NPR Media Reporter Presses NBC News to Be More Biased on Russian Gays, NBC Claims 'We're Not Activists'

On Monday’s All Things Considered, NPR media reporter David Folkenflik drew this unintentionally hilarious sentence out of NBC executive Alexandra Wallace: “Our job is to report on what's going on in the world. We're not activists. We're observers and analysts.”

Folkenflik’s story pressed on NBC News from the left, that they must campaign against Russian repression before, during, and after the Olympics. NBC protested they'd been interviewing gay athletes like Billie Jean King and Brian Boitano and letting them express their joy at being picked by Obama to represent the U.S. delegation. Russian gay lobbyist Konstantin Yablotskiy represented the Russian leftists:

DAVID FOLKENFLIK: Konstantin Yablotskiy is co-chairman of the Russia LGBT Sports Federation.

KONSTANTIN YABLOTSKIY: Probably it's our last chance to try to change this situation, to change attitudes of Russian society, to show people that we are not marginal sodomites.

FOLKENFLIK: In the past, Yablotskiy participated in the Gay Games as a figure skater. Now, he says, national networks devote documentaries to denouncing homosexuals. He looks to the Olympics for hope.

YABLOTSKIY: We are normal people who have their normal lives, who can do sports and win medals.

DAVID FOLKENFLIK: But how much responsibility for that should NBC bear? Again, Jim Bell.

JIM BELL, NBC: We're not there to poke a sharp stick in anybody's eye, but we're not going to shy away from reporting anything either. My colleagues in NBC News will do what they have to do to report stories as they develop. I don't think we're worried about that at all.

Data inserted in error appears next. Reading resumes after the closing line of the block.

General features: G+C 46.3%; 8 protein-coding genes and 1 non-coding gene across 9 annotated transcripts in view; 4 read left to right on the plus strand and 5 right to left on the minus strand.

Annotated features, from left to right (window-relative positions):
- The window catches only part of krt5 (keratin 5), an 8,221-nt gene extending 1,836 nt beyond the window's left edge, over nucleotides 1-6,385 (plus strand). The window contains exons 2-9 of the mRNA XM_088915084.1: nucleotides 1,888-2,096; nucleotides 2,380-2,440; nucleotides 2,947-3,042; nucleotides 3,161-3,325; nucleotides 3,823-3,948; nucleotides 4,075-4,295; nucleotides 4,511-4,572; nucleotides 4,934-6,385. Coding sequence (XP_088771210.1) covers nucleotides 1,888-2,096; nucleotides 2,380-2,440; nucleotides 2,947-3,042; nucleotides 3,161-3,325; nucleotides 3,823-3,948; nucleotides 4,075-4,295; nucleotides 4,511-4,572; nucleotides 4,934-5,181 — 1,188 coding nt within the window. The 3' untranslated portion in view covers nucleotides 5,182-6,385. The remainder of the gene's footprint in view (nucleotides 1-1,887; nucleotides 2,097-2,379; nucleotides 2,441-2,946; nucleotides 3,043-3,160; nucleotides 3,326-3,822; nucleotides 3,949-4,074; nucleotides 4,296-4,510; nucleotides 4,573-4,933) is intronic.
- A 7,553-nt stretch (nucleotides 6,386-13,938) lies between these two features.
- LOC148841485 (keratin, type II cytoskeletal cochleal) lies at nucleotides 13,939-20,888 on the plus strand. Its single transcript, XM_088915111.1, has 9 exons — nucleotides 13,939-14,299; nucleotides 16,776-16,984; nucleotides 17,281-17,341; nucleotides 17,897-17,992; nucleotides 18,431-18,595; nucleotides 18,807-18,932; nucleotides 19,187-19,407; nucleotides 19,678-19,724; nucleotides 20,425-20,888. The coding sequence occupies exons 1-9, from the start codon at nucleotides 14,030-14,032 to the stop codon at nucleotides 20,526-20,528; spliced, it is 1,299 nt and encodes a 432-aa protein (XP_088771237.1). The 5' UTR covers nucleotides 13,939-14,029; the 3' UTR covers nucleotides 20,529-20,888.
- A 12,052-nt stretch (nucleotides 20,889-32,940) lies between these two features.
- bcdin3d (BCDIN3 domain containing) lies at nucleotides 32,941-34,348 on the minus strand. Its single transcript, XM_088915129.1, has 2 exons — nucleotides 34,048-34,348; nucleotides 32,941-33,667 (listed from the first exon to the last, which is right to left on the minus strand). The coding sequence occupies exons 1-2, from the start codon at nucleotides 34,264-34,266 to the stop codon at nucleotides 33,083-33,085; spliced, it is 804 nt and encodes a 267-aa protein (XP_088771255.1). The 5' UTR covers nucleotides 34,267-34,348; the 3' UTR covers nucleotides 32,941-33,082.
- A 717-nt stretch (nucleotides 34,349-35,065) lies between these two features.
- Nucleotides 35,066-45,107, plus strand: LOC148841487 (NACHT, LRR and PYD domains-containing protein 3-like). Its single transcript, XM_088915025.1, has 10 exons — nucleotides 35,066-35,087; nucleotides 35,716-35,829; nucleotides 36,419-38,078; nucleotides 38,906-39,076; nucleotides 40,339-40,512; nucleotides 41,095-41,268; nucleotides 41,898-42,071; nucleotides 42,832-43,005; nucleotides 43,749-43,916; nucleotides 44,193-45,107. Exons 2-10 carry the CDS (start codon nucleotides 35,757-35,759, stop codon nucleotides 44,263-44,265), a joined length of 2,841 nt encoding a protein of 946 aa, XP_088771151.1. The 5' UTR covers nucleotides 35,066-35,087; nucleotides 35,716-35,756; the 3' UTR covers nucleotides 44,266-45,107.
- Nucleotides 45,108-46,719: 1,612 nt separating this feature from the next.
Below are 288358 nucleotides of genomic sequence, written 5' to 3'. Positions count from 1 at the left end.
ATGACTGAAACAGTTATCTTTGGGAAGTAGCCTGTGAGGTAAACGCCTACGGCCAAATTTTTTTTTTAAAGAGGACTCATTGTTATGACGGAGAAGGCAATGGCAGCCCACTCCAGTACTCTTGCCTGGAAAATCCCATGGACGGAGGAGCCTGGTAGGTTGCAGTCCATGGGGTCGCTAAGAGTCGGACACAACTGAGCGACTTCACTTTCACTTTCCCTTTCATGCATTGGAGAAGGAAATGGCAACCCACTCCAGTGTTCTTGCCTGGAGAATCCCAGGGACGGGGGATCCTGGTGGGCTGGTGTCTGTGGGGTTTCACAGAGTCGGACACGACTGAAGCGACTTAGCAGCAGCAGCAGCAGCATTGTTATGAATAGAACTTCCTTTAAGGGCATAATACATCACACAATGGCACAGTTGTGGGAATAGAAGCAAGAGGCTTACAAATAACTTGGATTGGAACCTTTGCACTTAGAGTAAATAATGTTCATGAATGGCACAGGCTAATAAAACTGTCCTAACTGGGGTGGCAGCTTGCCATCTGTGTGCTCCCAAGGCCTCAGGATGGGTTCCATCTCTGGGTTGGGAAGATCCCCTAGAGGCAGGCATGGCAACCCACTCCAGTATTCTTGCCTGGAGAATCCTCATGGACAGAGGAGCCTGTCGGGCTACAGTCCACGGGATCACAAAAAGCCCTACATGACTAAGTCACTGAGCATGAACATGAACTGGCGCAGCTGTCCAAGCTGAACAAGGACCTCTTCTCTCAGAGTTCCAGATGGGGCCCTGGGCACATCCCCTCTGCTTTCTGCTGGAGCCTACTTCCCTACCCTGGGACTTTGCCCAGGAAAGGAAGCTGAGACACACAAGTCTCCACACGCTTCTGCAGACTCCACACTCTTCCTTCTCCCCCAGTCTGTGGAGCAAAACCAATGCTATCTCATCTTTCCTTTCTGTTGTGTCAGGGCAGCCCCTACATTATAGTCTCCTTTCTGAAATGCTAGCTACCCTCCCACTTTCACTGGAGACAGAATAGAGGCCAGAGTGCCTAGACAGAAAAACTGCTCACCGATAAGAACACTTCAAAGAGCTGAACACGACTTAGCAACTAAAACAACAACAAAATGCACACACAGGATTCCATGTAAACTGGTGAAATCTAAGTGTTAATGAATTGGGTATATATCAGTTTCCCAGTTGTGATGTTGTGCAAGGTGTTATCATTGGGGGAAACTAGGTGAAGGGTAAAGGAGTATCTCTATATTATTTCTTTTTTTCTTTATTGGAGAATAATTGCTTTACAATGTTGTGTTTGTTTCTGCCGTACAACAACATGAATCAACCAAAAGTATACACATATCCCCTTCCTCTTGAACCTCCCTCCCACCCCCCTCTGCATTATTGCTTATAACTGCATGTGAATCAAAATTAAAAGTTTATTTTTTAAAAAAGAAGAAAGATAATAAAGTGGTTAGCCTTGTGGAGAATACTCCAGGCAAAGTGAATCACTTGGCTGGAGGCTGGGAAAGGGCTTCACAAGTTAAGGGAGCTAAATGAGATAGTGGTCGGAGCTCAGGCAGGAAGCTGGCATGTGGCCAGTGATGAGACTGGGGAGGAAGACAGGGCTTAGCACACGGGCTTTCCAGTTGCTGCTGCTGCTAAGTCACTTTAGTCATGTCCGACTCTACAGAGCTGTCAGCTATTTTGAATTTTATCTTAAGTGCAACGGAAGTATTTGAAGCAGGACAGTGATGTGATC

DAVID FOLKENFLIK: Indeed, over at NBC's news division, Senior Vice President Alexandra Wallace recently noted the network has paid attention to gay rights in Sochi itself and in stories about President Obama's appointment of gay athletes to the official U.S. Olympic delegation.

ALEXANDRA WALLACE: Billie Jean King is on the "Today" show on Thursday. We had Brian Boitano on last week. I would hold up our reporting on LGBT issues in Russia, maybe not with Foreign Affairs journal, but I think we've done a good job of it, actually.

Matt Lauer offered very supportive interviews to Boitano on January 2 and King on January 9, surrounded by other reports attacking Russia’s propaganda law from openly gay correspondent Stephanie Gosk.


Then, to represent the Western leftists, NPR brought on Minky Worden of Human Rights Watch to demand that NBC should have “campaigned” against Russia’s anti-free speech policy:

DAVID FOLKENFLIK: The scenario resembles the 2008 Beijing Olympics: A regime seeking legitimacy is serving as host. Minky Worden says that gives the International Olympic Committee and its media partner both an obligation and a lot of sway. Worden is a senior official at the activist group Human Rights Watch.

MINKY WORDEN: The IOC and Olympic sponsors, including NBC, really dropped the ball last June.

DAVID FOLKENFLIK: Worden doesn't distinguish a lot between the two. An NBC official sits on the IOC executive committee, and the network's corporate parent paid $775 million for the rights to broadcast these winter games. She says they should have campaigned against Russia's anti-gay propaganda law.

MINKY WORDEN: It's really a double bind. I think the only principled way forward for a company like NBC is to report in a robust way on the Olympics and on human rights abuses that have defined these Olympics.

Notice that both Worden and NBC think “robust” reporting on the gay agenda is expected to be a parade of gay-left advocacy. NBC sounds like it’s balancing out Russia by bringing on a unanimous slate of gay activists. Surely, liberals have enough talent for nuanced thinking that they can realize that an American conservative can oppose Russia’s “propaganda” law and still oppose the gay cultural and political agenda in America.

Folkenflik and NBC and Human Rights Watch fail to notice the gay lobby’s fervent desire to crush the conservative freedom to utter an opposing word – “defamation” – as long as we’re talking about free speech rights. American social conservatives aren’t granted air time on taxpayer-subsidized radio waves. That don't have an actual "conservative propaganda" law -- just an unofficial policy of exclusion, to curb "hate speech."

Tim Graham
Tim Graham
Tim Graham is Executive Editor of NewsBusters and is the Media Research Center’s Director of Media Analysis